The issue of puppy mills brought protesters to Chapel Hills mall pre-COVID.

One of the first ordinances the new City Council may be asked to consider is a law to ban the sale of cats and dogs from “puppy mills” or large-scale dog breeding operations. Opponents of puppy mills, including animal welfare nonprofit Bailing Out Benji and the Humane Society of the United States, allege that most puppy mills keep dogs in unsanitary conditions and over-breed them. Dustin Haworth, who, along with his sister Bree Maestas, owns the two Pet City stores in Colorado Springs, says this legislation would put him out of business.

“Essentially what this does is it would make it unlawful for a pet shop, after Jan. 1, 2022, to sell cats or dogs unless they’ve been basically procured from an animal rescue organization or a public animal control shelter,” explained Mark Smith from the City Attorney’s office during a Feb. 22 City Council Work Session. “As part of that process, there would be documentation that would be required to show where the cat or dog was received from by the pet store. Also, this contemplates a violation would be punishable by a $500 fine.”

Such ordinances are not new. In 2019, Berthoud, Breckenridge, Frisco, Dillon and Eagle passed laws banning the sale of puppies and kittens in pet stores, but these were considered “preemptive” laws — none of those municipalities actually had pet stores that sold puppies or kittens. Rep. Matt Soper, R-HD54, and Rep. Monica Duran, D-HD24, have introduced similar legislation, albeit unsuccessfully, at the state level during the last legislative session. Soper and Duran’s bill, the Humane Pet Act, received pushback from lawmakers and pet store owners and ultimately died in committee in 2020. This year's legislation, HB21-1102, which addresses consumer protection and transparency measures for pet stores that sell dogs and cats — but would not ban the sale of dogs or cats — is currently under consideration in the senate. 

Haworth noted that the proposed legislation wouldn’t stop puppy mills, but would simply force consumers to purchase pets outside of Colorado Springs. “This ordinance is very punitive,” he said. “This ordinance will close Pet City pet shops. This ordinance will put 40 Colorado Springs citizens out of a job. This ordinance will force Colorado Springs citizens to leave this city, go to an unincorporated area or another city or online to get their puppies. This ordinance will strip Colorado Springs citizens of their choice to buy puppies in town.”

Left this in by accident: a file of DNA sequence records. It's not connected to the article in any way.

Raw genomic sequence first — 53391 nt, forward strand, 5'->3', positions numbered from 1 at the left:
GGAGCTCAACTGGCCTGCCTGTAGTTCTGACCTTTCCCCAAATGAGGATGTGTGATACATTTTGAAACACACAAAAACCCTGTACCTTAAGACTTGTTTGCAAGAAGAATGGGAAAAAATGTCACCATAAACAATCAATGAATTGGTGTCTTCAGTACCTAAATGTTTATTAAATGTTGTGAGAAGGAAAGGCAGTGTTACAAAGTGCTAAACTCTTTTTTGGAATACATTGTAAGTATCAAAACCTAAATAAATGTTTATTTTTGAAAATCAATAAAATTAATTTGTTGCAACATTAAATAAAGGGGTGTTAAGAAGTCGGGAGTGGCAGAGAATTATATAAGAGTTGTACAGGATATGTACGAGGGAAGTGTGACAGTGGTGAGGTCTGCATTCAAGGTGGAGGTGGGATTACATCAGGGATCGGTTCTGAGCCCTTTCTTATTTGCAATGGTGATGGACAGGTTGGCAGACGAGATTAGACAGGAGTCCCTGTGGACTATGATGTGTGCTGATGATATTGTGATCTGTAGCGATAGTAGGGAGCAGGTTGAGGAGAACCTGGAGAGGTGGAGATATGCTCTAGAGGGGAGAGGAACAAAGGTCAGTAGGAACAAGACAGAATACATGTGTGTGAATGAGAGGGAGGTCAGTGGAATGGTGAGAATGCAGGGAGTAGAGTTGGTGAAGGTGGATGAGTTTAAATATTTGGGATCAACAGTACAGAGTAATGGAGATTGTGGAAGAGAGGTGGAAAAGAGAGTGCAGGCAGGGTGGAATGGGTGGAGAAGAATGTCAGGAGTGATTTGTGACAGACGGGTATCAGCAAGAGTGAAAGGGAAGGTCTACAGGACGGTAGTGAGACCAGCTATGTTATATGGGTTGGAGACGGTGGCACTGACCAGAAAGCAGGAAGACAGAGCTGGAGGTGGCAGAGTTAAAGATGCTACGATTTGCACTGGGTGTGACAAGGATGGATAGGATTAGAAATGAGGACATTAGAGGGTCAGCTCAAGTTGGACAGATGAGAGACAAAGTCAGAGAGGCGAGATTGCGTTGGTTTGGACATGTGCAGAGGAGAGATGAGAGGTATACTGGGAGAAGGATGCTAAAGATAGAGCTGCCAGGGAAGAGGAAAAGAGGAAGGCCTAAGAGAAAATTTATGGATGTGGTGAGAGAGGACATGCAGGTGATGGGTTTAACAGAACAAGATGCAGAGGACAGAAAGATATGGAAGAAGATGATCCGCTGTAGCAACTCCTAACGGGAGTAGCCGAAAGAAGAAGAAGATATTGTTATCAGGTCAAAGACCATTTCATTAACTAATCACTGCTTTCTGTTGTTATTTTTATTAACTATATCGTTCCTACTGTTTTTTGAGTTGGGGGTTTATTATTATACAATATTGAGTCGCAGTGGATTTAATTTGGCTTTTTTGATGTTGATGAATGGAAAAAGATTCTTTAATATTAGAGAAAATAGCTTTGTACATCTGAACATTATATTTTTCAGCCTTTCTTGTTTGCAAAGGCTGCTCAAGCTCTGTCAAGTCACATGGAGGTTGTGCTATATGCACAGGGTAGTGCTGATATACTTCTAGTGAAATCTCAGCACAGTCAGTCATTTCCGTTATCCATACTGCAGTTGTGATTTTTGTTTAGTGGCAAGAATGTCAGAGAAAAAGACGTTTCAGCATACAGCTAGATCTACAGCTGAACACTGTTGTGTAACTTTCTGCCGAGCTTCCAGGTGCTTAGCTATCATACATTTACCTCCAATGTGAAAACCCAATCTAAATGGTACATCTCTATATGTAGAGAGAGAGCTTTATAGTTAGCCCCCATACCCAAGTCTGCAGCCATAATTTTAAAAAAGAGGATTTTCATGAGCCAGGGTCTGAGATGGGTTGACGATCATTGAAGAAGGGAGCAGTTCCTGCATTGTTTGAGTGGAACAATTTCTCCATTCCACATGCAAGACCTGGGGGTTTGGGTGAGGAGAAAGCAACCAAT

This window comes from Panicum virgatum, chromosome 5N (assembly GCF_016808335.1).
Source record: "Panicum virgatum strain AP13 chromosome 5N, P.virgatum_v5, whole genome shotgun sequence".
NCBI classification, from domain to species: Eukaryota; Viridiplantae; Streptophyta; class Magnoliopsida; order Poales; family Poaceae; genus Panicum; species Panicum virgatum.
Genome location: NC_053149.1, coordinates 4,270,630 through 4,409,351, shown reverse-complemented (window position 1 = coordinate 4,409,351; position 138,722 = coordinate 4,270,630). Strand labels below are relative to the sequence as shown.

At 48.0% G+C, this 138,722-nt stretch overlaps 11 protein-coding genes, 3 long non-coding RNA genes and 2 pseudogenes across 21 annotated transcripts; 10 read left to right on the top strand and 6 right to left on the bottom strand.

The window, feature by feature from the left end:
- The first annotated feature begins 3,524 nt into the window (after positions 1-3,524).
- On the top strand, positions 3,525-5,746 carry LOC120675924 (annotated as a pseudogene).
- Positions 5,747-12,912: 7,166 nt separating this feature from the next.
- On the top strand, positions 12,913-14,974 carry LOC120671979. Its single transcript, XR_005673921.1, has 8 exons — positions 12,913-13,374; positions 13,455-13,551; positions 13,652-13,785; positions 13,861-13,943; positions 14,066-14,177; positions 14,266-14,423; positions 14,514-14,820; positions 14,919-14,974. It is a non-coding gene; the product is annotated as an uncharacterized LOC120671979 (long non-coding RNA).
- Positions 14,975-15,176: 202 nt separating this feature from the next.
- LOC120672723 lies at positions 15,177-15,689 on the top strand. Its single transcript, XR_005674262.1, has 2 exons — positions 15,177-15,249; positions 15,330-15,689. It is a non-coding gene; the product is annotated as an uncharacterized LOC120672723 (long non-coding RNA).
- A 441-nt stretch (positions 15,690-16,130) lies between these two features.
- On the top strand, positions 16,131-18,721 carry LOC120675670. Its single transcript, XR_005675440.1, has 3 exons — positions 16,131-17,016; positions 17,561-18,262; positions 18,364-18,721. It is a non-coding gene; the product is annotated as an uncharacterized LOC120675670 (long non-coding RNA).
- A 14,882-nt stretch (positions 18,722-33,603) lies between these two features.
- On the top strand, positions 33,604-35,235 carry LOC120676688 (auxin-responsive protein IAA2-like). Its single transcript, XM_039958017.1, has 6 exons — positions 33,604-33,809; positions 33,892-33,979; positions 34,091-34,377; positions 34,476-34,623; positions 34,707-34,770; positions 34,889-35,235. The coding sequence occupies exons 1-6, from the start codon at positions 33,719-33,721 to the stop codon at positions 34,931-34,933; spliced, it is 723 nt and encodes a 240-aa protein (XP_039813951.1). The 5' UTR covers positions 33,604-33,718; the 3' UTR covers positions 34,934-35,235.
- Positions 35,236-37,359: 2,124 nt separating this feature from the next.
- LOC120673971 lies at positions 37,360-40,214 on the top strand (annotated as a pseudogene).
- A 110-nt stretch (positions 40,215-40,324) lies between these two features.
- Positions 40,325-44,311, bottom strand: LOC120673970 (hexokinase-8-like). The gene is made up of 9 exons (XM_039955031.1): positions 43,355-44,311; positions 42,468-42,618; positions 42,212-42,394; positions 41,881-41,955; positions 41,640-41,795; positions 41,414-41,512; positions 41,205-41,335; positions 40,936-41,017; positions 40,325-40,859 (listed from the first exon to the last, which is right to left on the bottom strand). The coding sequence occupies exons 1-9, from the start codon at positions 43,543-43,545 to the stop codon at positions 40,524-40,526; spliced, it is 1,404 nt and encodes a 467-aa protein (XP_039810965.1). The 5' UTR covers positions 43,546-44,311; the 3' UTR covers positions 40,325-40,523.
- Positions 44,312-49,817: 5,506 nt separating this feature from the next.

Vicki Allinger, the Colorado team leader for Bailing Out Benji, says such legislation is needed. “[Mills] put profit above the health and well-being of the breeding dogs,” she says. “They get little to no vet care, very low-quality food. They end up with a lot of health issues, and a lot of those are passed down to the puppies.”


Critics say puppy mills over-breed dogs, with many of their pups ending up for sale in pet store displays like this.

While professional breeders are required to be licensed and inspected by the U.S. Department of Agriculture, Allinger says such regulations only provide a survival-standard of care for the animals, and that breeders are often cited for failing to maintain those minimum standards, including breeders that supply puppies to Pet City. “I just went there myself on Wednesday [Feb. 24] just to check it out and see how things were,” she said. “I inquired about a little Maltese puppy, 8½ weeks old. When I inquired about this dog, his breeder was John Bontrager out of Wisconsin, he has a history of violations and as of Feb. 2020, he had 74 adult breeding dogs and the local stores received 50 shipments from him in 2019 and 2020. In Oct. 2018 he received an official warning from the state of Wisconsin due to several deficiencies at his kennel. Those include a Maltese with periodontal disease, in need of urgent dental care, dogs with matted fur, excessive feces on the floor in nine enclosures, and the solid resting areas in two kennels that were soiled in excrement. I was told by the staff there that he was the breeder of this dog.”